The Monohans retire after 20-plus years as fire department volunteers

Editor's note: Johnson Lane Journal columnist Lisa Welch writes about growing up with her parents, Norbert and Linda Monohan, who retired from their positions with the Fish Springs Volunteer Fire Department Station 9 on Tuesday after more than 20 years of service. The Monohans both retired from their regular jobs four years ago. Linda Monohan was the school secretary at Gardnerville Elementary School for 20 years.

by Lisa Welch

I never thought I would see the day both my parents gave up their fire department pagers. There were so many times their pagers would go off during a holiday dinner or birthday party. They would run upstairs and get dressed as they rushed out the door apologetic that they would miss eating the cake.

Do you remember the infamous Autumn Hills Fire? Some of you may remember it was also called the "lizard fire," because it was two boys lighting lizards on fire when the sagebrush ignited and suddenly the mountain at Kingsbury Grade was on fire. My dad, Chief Norbert Monohan was on Fish Springs Engine 9 along with Elaine Pace, Bob Grissom and Joe Volk. They got burned more than four times and lost 400 feet of hose in the dangerous fire. Luckily, no injuries. My mom, firefighter Linda Monohan, drove a 700-gallon, four-wheel drive Brush Truck code 3 to the fire. Firefighters Jesse and Don Hale completed the crew and they spent the next 12 hours battling the blaze. My mom said she only got a quick nap and shower before it was time to go to work at Gardnerville Elementary School that morning.

I remember the day of the Fish Springs Volunteer Fire Department's Christmas dinner for all of us family members. Bob Grissom called me from his cell phone as the engine was toned out to respond to the Carson Valley Inn's Motor Lodge that was on fire. Bob asked if I could please go to mom's house and take the turkey off the kitchen counter and put it in the oven. He said not to worry about coming back and taking it out, because they'd be back in time. Well, some four hours passed and I woke my daughter up from her nap so we could go check on the bird. It was getting close to the time dinner would be served down at the firehouse. We got the turkey out and carved it up then made the mashed potatoes and gravy just in time to serve dinner. The firefighters showed up fashionably late. My mom's only concern, she didn't have make-up to put on.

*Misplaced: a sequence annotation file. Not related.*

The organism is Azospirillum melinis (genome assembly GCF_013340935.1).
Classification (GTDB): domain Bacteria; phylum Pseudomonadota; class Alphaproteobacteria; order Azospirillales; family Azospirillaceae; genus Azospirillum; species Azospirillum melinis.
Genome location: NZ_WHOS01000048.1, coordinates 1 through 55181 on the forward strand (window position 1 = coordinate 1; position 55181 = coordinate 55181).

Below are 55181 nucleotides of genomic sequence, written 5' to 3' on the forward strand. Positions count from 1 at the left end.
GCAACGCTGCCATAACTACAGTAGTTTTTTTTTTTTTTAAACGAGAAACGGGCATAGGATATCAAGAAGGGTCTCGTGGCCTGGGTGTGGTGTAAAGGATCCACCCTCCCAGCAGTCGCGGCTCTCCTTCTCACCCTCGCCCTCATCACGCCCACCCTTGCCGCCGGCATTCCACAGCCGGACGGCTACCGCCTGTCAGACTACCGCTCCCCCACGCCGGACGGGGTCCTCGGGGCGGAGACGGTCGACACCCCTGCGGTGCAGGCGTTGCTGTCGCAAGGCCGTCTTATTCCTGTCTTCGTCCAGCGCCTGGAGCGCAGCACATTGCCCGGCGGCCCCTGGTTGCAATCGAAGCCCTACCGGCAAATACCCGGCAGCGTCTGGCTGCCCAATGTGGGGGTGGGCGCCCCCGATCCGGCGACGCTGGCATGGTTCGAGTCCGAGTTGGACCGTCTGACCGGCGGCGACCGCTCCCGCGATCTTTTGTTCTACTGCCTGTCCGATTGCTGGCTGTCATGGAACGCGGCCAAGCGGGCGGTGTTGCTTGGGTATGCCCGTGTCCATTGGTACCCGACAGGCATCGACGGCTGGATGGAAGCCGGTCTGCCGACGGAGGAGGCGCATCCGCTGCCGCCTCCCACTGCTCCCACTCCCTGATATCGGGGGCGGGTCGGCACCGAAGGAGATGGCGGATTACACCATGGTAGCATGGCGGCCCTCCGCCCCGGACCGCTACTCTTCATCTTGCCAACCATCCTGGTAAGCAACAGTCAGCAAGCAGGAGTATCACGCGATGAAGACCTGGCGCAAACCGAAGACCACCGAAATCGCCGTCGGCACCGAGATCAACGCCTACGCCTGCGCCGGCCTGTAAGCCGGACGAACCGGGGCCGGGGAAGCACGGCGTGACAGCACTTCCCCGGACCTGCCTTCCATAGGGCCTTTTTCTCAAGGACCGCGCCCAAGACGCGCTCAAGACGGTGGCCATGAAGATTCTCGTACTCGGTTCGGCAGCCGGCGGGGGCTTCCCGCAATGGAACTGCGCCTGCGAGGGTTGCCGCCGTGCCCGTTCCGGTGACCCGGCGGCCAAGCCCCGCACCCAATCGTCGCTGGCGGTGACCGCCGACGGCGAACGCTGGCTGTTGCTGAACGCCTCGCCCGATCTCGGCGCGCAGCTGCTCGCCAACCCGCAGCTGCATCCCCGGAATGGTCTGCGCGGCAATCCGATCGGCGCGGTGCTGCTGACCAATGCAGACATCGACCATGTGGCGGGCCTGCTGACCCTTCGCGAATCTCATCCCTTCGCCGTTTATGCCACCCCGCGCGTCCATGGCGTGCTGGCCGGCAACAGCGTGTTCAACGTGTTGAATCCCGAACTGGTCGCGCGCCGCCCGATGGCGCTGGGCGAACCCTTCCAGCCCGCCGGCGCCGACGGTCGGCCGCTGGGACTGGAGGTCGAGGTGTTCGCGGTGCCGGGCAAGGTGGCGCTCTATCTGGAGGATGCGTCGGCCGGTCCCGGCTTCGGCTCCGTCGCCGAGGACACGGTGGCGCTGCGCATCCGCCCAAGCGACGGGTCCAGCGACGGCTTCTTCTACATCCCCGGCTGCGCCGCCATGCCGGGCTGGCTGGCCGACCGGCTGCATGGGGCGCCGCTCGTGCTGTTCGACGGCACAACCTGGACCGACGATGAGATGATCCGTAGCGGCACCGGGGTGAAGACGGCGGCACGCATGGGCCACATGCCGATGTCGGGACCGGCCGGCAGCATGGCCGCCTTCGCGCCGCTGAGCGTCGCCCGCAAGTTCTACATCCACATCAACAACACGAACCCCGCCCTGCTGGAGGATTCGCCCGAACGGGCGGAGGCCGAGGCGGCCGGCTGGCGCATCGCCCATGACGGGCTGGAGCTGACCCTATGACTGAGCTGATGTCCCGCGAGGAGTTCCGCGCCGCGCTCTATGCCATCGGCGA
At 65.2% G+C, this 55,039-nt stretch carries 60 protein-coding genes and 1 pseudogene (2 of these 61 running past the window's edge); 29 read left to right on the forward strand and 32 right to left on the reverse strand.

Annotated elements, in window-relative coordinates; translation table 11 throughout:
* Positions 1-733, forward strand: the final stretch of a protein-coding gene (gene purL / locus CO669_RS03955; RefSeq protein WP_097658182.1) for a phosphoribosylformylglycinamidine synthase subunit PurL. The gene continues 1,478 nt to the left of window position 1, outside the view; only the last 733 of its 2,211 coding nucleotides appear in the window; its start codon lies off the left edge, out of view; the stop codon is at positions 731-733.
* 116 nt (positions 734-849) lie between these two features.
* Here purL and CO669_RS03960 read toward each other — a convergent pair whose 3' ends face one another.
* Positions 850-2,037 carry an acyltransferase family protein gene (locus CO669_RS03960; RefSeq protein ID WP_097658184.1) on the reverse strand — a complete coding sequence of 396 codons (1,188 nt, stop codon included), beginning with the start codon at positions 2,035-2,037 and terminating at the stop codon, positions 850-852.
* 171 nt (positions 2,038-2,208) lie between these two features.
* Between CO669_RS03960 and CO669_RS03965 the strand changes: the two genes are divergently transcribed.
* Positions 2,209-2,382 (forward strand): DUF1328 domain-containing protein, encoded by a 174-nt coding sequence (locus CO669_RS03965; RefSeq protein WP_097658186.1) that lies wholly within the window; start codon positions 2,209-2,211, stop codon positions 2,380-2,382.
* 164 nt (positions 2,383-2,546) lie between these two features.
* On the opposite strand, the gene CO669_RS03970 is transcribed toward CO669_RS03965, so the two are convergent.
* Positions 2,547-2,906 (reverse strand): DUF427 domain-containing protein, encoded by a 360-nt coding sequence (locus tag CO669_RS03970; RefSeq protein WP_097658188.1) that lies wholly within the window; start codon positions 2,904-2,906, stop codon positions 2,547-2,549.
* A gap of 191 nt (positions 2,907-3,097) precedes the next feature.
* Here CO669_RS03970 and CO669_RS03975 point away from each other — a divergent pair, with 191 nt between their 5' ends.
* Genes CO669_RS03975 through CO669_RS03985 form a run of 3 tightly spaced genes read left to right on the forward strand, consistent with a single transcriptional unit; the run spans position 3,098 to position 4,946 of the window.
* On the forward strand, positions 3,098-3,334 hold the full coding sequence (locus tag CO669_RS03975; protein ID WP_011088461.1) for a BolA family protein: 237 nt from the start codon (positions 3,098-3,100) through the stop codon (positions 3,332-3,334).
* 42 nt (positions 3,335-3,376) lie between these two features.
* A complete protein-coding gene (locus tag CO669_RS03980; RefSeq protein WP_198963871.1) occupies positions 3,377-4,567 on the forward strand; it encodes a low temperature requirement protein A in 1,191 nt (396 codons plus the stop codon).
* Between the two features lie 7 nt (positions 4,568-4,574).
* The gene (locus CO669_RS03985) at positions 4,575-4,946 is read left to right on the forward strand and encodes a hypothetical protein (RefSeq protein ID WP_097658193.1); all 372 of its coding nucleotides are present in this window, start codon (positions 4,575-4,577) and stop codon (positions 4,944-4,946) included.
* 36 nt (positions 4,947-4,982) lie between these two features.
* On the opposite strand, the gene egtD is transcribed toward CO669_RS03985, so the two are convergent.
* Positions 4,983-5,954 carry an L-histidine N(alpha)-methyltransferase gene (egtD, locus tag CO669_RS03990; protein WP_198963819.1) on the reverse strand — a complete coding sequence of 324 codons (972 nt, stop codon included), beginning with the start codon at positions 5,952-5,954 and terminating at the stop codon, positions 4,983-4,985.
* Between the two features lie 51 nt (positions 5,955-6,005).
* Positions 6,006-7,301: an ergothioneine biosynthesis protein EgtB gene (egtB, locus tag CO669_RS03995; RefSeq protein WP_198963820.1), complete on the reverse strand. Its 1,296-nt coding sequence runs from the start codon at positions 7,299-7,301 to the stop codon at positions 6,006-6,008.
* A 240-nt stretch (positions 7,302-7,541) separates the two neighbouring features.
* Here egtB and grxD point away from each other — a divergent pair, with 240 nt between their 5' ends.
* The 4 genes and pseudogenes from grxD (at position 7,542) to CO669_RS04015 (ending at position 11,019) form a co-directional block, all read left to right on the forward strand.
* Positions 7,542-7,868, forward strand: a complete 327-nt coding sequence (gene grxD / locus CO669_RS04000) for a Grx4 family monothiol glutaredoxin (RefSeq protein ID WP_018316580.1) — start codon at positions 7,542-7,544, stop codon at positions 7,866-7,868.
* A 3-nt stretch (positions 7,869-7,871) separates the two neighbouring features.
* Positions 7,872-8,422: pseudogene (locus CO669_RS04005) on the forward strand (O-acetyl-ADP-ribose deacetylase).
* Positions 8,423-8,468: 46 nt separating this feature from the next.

There was also the time when fish were flying over Fish Springs. My parents experienced a most unusual fish-fry out in the Pine Nut Mountains one afternoon in 1990. Lightning struck. Giant-sized trout were falling from the sky and getting barbecued in the blazing fire. Two fire-retardant bomber air tankers and a helicopter were called in to help with the fire suppression. Judge Norm Robinson, whose ranch was located next door to where the fire started, had a pond that was stocked with lots of beautiful trout. When the fighting helicopter dipped its large-capacity bucket into the pond, it quickly filled up with not only water, but fish too. The helicopter dumped its bucket of water onto the burning trees below. The fish came raining down on the fire hitting a BLM fireman on the head.

Then I remember my folks were packing up to go to Alaska on the sidecar pulling their trailer with all their camping gear inside. They were meeting a few other riders and all leaving together early in the morning. Then the lightning started. Of course one good strike again in the Pine Nut Mountains and they were toned out to respond. I was at their house at 4 in the morning to help them pack up so they wouldn't be late meeting the rest of the group. Dad sure didn't get much sleep that night to prepare for the next day's long drive. My parents are troopers.

Memories ... It's time for you youngsters to come sign up to take their places.

n Lisa Welch is a Johnson Lane resident and can be reached at 267-9350.


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